Munro Mk_1 electric off-roader will be first volume-built Scottish vehicle in nearly 40 years

Take the high road, low road and everything in between

Scottish automotive start-up Munro has unveiled its first vehicle, a tough electric off-roader that the company says will be the first volume-built vehicle to be produced in Scotland since Peugeot-Talbot shuttered its Linwood plant in 1981.

The Munro Mk_1 is a five-door, five-seat 4×4 aimed at individuals and businesses in the construction, agricultural, mining, emergency rescue and remote infrastructure maintenance sectors, especially those that wish to reduce their CO2 emissions while still retaining the go-anywhere ability that the Munro promises.

The company was founded in 2019 by entrepreneurs and off-roading enthusiasts Ross Anderson and Russell Peterson, the latter of whom comes from a farming background and previously ran a contracting business.

“We had already taken measures to reduce our own environmental footprints and had a lot of experience driving our own EV, and got quite used to the instant torque delivery,” said Peterson, recalling how the company came into being.

“But the off-roader we were driving through the Highlands was combustion-engined, and it was really struggling on the steep climbs. So, we were musing how much better it would be with an electric motor.

“On the return journey, we stopped at a café in Braemar, where a bank of 50kW rapid chargers were sitting empty and unused. Parked up nearby was a large group of combustion-engined safari adventure 4x4s of a type that are no longer manufactured and will have to be replaced eventually.

“It dawned on us that there was a gap in the market for an electric-powered, four-wheel-drive, utilitarian workhorse. We envisioned a vehicle with ultimate, go-anywhere, off-road ability, unrestricted by road-derived underpinnings that limit the all-terrain ability of vehicles such as the 4×4 pick-up trucks that have come to dominate the market.”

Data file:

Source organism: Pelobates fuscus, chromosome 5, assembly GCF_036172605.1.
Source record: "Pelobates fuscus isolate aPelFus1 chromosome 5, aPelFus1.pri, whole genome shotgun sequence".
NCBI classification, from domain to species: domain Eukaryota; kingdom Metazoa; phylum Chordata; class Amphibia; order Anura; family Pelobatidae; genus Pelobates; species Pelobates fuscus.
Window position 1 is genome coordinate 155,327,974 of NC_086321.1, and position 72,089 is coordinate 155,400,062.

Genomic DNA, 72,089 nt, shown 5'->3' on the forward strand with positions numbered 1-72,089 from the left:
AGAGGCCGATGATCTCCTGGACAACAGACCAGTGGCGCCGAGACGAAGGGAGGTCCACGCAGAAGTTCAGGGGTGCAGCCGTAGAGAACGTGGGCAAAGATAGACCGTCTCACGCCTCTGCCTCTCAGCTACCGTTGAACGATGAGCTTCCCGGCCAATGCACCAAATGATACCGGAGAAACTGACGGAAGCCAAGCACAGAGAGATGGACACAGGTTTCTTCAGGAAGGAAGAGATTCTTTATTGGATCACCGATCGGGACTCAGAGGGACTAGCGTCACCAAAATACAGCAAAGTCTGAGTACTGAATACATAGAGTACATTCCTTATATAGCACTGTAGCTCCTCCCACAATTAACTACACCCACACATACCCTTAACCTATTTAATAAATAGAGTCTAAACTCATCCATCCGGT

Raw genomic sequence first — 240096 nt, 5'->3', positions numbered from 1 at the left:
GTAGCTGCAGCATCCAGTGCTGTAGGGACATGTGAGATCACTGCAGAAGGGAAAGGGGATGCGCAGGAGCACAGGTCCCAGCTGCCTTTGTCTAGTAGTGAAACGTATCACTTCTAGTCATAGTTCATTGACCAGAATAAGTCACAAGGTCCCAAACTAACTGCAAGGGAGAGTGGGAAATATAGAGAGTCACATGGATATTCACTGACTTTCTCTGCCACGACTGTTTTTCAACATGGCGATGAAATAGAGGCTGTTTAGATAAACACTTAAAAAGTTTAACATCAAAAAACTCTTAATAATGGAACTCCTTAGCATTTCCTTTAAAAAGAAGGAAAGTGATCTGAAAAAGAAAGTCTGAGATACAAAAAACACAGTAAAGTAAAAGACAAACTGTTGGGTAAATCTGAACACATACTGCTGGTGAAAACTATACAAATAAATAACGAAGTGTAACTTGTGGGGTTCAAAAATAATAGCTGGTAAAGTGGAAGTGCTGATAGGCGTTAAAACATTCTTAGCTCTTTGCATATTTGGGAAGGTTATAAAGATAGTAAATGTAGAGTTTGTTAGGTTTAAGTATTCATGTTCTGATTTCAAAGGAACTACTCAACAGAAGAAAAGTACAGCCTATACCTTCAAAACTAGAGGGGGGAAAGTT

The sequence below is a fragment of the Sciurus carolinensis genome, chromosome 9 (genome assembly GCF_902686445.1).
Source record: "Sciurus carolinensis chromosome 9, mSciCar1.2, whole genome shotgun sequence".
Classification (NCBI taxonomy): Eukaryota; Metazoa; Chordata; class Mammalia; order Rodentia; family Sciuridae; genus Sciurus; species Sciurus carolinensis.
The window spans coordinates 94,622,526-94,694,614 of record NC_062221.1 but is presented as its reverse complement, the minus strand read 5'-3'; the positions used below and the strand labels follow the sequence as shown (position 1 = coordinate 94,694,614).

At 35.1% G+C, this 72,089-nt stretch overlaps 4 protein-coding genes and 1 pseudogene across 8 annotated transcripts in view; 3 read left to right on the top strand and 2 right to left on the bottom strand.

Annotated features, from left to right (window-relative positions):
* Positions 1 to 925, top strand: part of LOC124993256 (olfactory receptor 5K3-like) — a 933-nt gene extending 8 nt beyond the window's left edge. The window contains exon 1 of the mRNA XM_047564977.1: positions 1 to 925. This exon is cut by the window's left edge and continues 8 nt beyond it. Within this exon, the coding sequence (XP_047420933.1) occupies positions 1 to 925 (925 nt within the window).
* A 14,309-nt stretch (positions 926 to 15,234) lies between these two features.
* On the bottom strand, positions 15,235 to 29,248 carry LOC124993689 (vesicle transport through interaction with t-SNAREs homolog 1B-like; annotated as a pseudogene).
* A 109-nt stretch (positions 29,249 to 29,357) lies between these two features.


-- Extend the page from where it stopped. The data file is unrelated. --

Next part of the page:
Munro MK_1

With its boxy styling, there’s a visual lineage between the Munro and the old Land Rover Defender and it’s no surprise either that it looks a little bit like the cancelled Bollinger B1 and B2 from the troubled American electric off-roader maker Bollinger Motors, as the man responsible for the Munro’s form-following-function looks, Ross Compton, previously led projects at Bollinger.

The Munro is offered with a choice of either 61kWh or 82kWh battery packs, and with single electric motors of 295bhp or 375bhp in output.

AC charging at 7kW or 22kW is possible, while the company says the Munro features DC charging capability, though at what speed it declined to mention.

That motor is of the more compact axial flux variety than the radial flux motors usually found in electric vehicles, which allows the weight of the powertrain to be cut to around 40kg — the company claims it’s half the weight of the alternative technology.

Because the motor spins at between 5,000rpm and 8,000rpm rather than the usual 15,000rpm, the designers were able to eliminate the reduction gear, further saving weight, meaning that the power is sent directly from the motor to the transfer case of the two-speed transmission.

Munro MK_1

Peterson asserts that the company never even considered the typical dual-motor skateboard-style arrangements of most electric SUVs and were instead adamant that using a single motor mounted between the two front seats was the best option in terms of weight distribution and torque delivery.

“The best way to drive off-road is to ensure that the same amount of torque is delivered to each wheel and that all the wheels spin at the same speed,” he said.

“And no matter how clever your computer is, you’re still going to have problems if you’ve got a split driveline in the vehicle.

“And the other thing is many electric SUVs and pick-ups on the market tout a big headline figure like 600 horsepower. But when you think about it, it’s 400 horsepower at the back wheels and 200 at the front. And as soon as the vehicle loses traction at the back wheels, you’ve only got the power of the front motor to pull you out. So that’s one of the reasons we decided to fit one big electric motor in the middle and power all the wheels using a mechanical driveline.”